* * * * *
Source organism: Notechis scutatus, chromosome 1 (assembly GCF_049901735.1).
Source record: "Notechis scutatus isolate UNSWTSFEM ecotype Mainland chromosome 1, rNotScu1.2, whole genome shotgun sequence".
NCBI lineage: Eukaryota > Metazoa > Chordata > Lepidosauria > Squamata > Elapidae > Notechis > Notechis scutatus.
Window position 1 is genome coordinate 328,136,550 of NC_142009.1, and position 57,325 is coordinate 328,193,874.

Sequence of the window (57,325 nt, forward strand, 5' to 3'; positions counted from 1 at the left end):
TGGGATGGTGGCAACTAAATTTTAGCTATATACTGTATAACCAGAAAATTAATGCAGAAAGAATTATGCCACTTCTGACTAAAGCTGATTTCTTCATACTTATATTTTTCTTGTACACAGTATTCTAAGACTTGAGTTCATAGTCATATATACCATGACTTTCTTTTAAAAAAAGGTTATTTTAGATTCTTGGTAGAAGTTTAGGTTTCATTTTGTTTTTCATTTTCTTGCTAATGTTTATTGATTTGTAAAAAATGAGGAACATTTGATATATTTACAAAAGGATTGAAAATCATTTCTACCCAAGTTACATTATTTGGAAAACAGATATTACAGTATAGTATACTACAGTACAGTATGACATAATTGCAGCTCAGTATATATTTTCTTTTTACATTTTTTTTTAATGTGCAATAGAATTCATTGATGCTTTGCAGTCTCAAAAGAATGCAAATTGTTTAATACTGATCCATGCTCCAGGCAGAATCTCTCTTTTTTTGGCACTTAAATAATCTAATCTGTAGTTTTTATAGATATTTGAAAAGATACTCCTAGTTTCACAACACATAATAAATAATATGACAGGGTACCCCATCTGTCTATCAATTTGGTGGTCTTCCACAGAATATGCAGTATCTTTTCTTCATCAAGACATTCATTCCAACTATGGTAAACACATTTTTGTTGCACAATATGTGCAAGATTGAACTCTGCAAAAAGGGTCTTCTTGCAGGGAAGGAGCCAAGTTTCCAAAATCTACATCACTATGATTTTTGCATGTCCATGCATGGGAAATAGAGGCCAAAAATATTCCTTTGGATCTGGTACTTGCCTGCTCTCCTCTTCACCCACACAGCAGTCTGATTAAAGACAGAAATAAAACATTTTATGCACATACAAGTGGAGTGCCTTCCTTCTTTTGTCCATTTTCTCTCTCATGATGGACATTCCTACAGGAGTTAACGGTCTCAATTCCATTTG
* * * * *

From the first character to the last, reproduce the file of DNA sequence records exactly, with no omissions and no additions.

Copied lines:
Source organism: Notechis scutatus, chromosome 1 (assembly GCF_049901735.1).
Source record: "Notechis scutatus isolate UNSWTSFEM ecotype Mainland chromosome 1, rNotScu1.2, whole genome shotgun sequence".
NCBI lineage: Eukaryota > Metazoa > Chordata > Lepidosauria > Squamata > Elapidae > Notechis > Notechis scutatus.
Window position 1 is genome coordinate 328,136,550 of NC_142009.1, and position 57,325 is coordinate 328,193,874.

Sequence of the window (57,325 nt, forward strand, 5' to 3'; positions counted from 1 at the left end):
TGGGATGGTGGCAACTAAATTTTAGCTATATACTGTATAACCAGAAAATTAATGCAGAAAGAATTATGCCACTTCTGACTAAAGCTGATTTCTTCATACTTATATTTTTCTTGTACACAGTATTCTAAGACTTGAGTTCATAGTCATATATACCATGACTTTCTTTTAAAAAAAGGTTATTTTAGATTCTTGGTAGAAGTTTAGGTTTCATTTTGTTTTTCATTTTCTTGCTAATGTTTATTGATTTGTAAAAAATGAGGAACATTTGATATATTTACAAAAGGATTGAAAATCATTTCTACCCAAGTTACATTATTTGGAAAACAGATATTACAGTATAGTATACTACAGTACAGTATGACATAATTGCAGCTCAGTATATATTTTCTTTTTACATTTTTTTTTAATGTGCAATAGAATTCATTGATGCTTTGCAGTCTCAAAAGAATGCAAATTGTTTAATACTGATCCATGCTCCAGGCAGAATCTCTCTTTTTTTGGCACTTAAATAATCTAATCTGTAGTTTTTATAGATATTTGAAAAGATACTCCTAGTTTCACAACACATAATAAATAATATGACAGGGTACCCCATCTGTCTATCAATTTGGTGGTCTTCCACAGAATATGCAGTATCTTTTCTTCATCAAGACATTCATTCCAACTATGGTAAACACATTTTTGTTGCACAATATGTGCAAGATTGAACTCTGCAAAAAGGGTCTTCTTGCAGGGAAGGAGCCAAGTTTCCAAAATCTACATCACTATGATTTTTGCATGTCCATGCATGGGAAATAGAGGCCAAAAATATTCCTTTGGATCTGGTACTTGCCTGCTCTCCTCTTCACCCACACAGCAGTCTGATTAAAGACAGAAATAAAACATTTTATGCACATACAAGTGGAGTGCCTTCCTTCTTTTGTCCATTTTCTCTCTCATGATGGACATTCCTACAGGAGTTAACGGTCTCAATTCCATTTG